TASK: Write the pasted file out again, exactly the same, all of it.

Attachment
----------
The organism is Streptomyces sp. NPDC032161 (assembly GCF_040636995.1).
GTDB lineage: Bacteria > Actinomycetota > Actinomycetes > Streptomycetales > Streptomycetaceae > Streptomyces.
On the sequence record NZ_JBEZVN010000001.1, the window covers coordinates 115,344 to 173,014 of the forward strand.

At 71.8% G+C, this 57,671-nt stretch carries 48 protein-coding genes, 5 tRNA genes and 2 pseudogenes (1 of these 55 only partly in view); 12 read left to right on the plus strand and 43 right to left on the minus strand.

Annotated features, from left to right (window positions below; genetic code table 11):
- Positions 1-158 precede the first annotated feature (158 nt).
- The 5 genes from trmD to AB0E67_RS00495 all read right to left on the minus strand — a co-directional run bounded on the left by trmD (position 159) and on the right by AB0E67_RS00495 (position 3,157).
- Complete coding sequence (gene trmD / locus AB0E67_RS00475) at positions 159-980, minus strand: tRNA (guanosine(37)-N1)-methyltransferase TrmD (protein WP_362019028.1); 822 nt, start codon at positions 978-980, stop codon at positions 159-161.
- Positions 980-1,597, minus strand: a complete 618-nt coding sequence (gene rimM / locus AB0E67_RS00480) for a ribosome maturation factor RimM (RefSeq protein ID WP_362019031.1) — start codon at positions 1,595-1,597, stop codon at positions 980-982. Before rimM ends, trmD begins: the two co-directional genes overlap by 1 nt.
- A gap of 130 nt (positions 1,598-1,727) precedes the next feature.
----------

The organism is Streptomyces sp. NPDC032161 (assembly GCF_040636995.1).
GTDB lineage: Bacteria > Actinomycetota > Actinomycetes > Streptomycetales > Streptomycetaceae > Streptomyces.
On the sequence record NZ_JBEZVN010000001.1, the window covers coordinates 115,344 to 173,014 of the forward strand.

At 71.8% G+C, this 57,671-nt stretch carries 48 protein-coding genes, 5 tRNA genes and 2 pseudogenes (1 of these 55 only partly in view); 12 read left to right on the plus strand and 43 right to left on the minus strand.

Annotated features, from left to right (window positions below; genetic code table 11):
- Positions 1-158 precede the first annotated feature (158 nt).
- The 5 genes from trmD to AB0E67_RS00495 all read right to left on the minus strand — a co-directional run bounded on the left by trmD (position 159) and on the right by AB0E67_RS00495 (position 3,157).
- Complete coding sequence (gene trmD / locus AB0E67_RS00475) at positions 159-980, minus strand: tRNA (guanosine(37)-N1)-methyltransferase TrmD (protein WP_362019028.1); 822 nt, start codon at positions 978-980, stop codon at positions 159-161.
- Positions 980-1,597, minus strand: a complete 618-nt coding sequence (gene rimM / locus AB0E67_RS00480) for a ribosome maturation factor RimM (RefSeq protein ID WP_362019031.1) — start codon at positions 1,595-1,597, stop codon at positions 980-982. Before rimM ends, trmD begins: the two co-directional genes overlap by 1 nt.
- A gap of 130 nt (positions 1,598-1,727) precedes the next feature.